Thursday, 2nd December 2021
<To guardian.ng
Search
Breaking News:

Police seal #EndSARS event venue in Enugu

By Lawrence Njoku (Enugu) and Charles Ogugbuaja (Owerri)
21 October 2021   |   4:04 am
Attempts by some civil society organisations (CSOs) in Enugu State to commemorate last year’s #EndSARS tragedy were yesterday prevented by the police, who allegedly blocked the venue of the event.

Group flays neglect of protesters’ demands, one year after
Attempts by some civil society organisations (CSOs) in Enugu State to commemorate last year’s #EndSARS tragedy were yesterday prevented by the police, who allegedly blocked the venue of the event.

Chairman of Enugu State Network for Civil Society Organisations/Regional Coordinator for Action Group on Free Civic Space (AGFCS), Emmanuel Acha, disclosed that the CSOs booked Centre for Memories, at Independence Layout, Enugu, to hold symposium to mark the #EndSARS anniversary.

“Unfortunately, when we came to the centre this morning to put one or two things together before 10a.m. we scheduled for the event, the owner of the centre told us that we could not make use of the place again; that the police threatened to seal the centre if they allowed us to hold the event,” he said.

Acha said the action was part of efforts to shrink the civic space in the state, adding that all attempts to get another centre in the state capital for the event proved abortive.

He, however, explained that they were not planning any protest, but to stay in a place and discuss issues around the #EndSARS protest.

Efforts to get the police for reaction were unsuccessful.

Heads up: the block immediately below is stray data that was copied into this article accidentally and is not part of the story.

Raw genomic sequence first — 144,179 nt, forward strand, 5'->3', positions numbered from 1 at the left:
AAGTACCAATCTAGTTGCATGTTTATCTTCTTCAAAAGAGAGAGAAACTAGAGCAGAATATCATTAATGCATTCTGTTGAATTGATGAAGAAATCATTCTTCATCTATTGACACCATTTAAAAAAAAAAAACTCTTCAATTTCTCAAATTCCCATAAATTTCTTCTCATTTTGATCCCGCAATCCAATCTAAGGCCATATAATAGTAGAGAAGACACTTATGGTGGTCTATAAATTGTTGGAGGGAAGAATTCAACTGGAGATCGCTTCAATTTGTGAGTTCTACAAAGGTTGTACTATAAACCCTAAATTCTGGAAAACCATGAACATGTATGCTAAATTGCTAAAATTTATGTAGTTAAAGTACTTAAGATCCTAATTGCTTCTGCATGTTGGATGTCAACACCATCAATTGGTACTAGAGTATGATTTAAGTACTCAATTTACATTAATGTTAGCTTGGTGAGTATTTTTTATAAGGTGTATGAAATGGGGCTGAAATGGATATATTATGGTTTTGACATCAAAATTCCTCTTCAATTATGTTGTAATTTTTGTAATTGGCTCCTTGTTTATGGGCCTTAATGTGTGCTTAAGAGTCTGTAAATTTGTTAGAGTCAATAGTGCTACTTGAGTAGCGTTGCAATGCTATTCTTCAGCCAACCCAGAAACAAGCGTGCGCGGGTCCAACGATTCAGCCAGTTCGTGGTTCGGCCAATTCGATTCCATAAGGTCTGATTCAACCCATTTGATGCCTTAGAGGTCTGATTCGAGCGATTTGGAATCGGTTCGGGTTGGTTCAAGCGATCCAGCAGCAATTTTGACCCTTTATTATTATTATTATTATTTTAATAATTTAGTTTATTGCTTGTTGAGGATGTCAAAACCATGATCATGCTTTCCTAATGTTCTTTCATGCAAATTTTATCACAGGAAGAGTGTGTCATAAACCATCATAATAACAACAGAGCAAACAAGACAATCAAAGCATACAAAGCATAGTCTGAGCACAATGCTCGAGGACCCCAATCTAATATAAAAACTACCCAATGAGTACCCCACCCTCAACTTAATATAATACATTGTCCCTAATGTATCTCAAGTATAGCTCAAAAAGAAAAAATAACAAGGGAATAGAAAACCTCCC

MEANWHILE, Foundation for Environmental Rights Advocacy and Development (FENRAD) has condemned the governments’ inability to implement the demands of the #EndSARS protesters one year after.

In a statement, yesterday, signed by the Executive Director, Nelson Nwafor, and the Head, Corporate Accountability and Human Rights Enforcement, Femisi Akande, the group condemned the development.

The statement entitled titled ‘EndSARS Protests: One Year After, What has changed?’ reads: “After over 25 panels were set up by state governments to look into issues of police brutality leading to the massive protests, nothing has been done in terms of restorative justice, neither has any indicted officer been summarily tried and prosecuted by the Federal Government nor has implementation of panels’ reports begun in earnest. The question of police reform is still far-fetched, to say the least.

“This represents the greatest injustice of the 21st century against the youth in Nigeria, especially against those who died as a result of police brutality and other forms of violence from state actors and custodians of arms.”

According to the group, despite all impediments, there would be a press conference and other gatherings in Aba to commemorate the event.

In this article